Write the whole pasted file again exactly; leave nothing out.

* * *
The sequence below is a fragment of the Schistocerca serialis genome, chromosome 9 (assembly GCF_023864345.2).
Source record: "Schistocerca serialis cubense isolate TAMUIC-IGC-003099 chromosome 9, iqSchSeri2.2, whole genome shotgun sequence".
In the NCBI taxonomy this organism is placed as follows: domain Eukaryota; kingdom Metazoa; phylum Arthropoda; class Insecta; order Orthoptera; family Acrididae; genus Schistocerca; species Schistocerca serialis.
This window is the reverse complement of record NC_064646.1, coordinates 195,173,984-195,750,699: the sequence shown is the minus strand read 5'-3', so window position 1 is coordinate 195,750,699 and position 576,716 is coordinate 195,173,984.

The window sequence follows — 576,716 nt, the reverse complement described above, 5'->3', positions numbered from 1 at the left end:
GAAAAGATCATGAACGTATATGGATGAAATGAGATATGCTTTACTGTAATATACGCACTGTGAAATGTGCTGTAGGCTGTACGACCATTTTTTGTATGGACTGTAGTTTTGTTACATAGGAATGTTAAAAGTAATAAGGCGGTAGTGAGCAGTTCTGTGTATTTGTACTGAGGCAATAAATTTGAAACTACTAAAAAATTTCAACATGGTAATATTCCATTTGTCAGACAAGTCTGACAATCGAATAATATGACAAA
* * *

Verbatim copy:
The sequence below is a fragment of the Schistocerca serialis genome, chromosome 9 (assembly GCF_023864345.2).
Source record: "Schistocerca serialis cubense isolate TAMUIC-IGC-003099 chromosome 9, iqSchSeri2.2, whole genome shotgun sequence".
In the NCBI taxonomy this organism is placed as follows: domain Eukaryota; kingdom Metazoa; phylum Arthropoda; class Insecta; order Orthoptera; family Acrididae; genus Schistocerca; species Schistocerca serialis.
This window is the reverse complement of record NC_064646.1, coordinates 195,173,984-195,750,699: the sequence shown is the minus strand read 5'-3', so window position 1 is coordinate 195,750,699 and position 576,716 is coordinate 195,173,984.

The window sequence follows — 576,716 nt, the reverse complement described above, 5'->3', positions numbered from 1 at the left end:
GAAAAGATCATGAACGTATATGGATGAAATGAGATATGCTTTACTGTAATATACGCACTGTGAAATGTGCTGTAGGCTGTACGACCATTTTTTGTATGGACTGTAGTTTTGTTACATAGGAATGTTAAAAGTAATAAGGCGGTAGTGAGCAGTTCTGTGTATTTGTACTGAGGCAATAAATTTGAAACTACTAAAAAATTTCAACATGGTAATATTCCATTTGTCAGACAAGTCTGACAATCGAATAATATGACAAA